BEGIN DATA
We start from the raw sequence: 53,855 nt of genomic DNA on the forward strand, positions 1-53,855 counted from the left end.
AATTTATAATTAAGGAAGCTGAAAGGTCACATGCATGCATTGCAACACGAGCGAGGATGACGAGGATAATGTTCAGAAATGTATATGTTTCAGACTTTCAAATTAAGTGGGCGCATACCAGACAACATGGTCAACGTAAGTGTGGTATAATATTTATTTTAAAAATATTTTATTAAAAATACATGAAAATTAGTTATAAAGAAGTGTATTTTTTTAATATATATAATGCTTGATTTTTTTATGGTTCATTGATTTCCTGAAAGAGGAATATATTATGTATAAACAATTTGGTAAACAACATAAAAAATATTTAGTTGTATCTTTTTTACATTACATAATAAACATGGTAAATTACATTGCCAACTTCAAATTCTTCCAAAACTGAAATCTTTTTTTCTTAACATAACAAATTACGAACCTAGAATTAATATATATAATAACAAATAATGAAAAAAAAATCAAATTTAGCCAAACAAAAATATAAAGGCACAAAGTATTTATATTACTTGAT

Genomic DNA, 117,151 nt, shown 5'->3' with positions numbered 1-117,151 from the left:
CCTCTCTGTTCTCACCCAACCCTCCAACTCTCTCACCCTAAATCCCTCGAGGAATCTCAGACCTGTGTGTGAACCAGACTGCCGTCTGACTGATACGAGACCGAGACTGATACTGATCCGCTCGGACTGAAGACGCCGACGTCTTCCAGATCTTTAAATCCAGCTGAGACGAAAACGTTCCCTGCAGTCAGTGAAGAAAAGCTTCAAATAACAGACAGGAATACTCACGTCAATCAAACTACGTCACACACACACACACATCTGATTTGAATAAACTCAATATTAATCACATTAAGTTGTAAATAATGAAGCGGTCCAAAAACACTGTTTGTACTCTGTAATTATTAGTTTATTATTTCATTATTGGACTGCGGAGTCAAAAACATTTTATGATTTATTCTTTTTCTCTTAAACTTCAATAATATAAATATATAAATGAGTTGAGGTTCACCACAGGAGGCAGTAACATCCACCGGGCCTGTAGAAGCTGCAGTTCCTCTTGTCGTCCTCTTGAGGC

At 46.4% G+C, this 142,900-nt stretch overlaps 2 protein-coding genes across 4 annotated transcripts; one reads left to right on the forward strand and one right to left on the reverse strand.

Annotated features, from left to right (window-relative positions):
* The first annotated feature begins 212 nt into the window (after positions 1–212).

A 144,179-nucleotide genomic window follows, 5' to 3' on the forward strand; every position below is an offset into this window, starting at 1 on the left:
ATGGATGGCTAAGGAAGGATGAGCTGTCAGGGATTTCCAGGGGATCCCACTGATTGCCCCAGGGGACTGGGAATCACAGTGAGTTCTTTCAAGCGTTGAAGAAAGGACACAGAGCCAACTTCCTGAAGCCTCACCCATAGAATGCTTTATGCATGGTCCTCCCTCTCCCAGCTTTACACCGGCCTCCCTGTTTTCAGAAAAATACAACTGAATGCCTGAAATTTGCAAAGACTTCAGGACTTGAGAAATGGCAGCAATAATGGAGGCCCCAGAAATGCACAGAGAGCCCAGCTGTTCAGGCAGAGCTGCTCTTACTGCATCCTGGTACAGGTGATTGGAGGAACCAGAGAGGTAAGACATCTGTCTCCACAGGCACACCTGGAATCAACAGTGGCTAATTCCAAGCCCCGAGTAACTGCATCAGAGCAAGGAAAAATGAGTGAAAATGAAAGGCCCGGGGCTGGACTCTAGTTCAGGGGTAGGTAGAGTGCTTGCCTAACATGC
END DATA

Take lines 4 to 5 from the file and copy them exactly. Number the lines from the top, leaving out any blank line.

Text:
CCTCTCTGTTCTCACCCAACCCTCCAACTCTCTCACCCTAAATCCCTCGAGGAATCTCAGACCTGTGTGTGAACCAGACTGCCGTCTGACTGATACGAGACCGAGACTGATACTGATCCGCTCGGACTGAAGACGCCGACGTCTTCCAGATCTTTAAATCCAGCTGAGACGAAAACGTTCCCTGCAGTCAGTGAAGAAAAGCTTCAAATAACAGACAGGAATACTCACGTCAATCAAACTACGTCACACACACACACACATCTGATTTGAATAAACTCAATATTAATCACATTAAGTTGTAAATAATGAAGCGGTCCAAAAACACTGTTTGTACTCTGTAATTATTAGTTTATTATTTCATTATTGGACTGCGGAGTCAAAAACATTTTATGATTTATTCTTTTTCTCTTAAACTTCAATAATATAAATATATAAATGAGTTGAGGTTCACCACAGGAGGCAGTAACATCCACCGGGCCTGTAGAAGCTGCAGTTCCTCTTGTCGTCCTCTTGAGGC

At 46.4% G+C, this 142,900-nt stretch overlaps 2 protein-coding genes across 4 annotated transcripts; one reads left to right on the forward strand and one right to left on the reverse strand.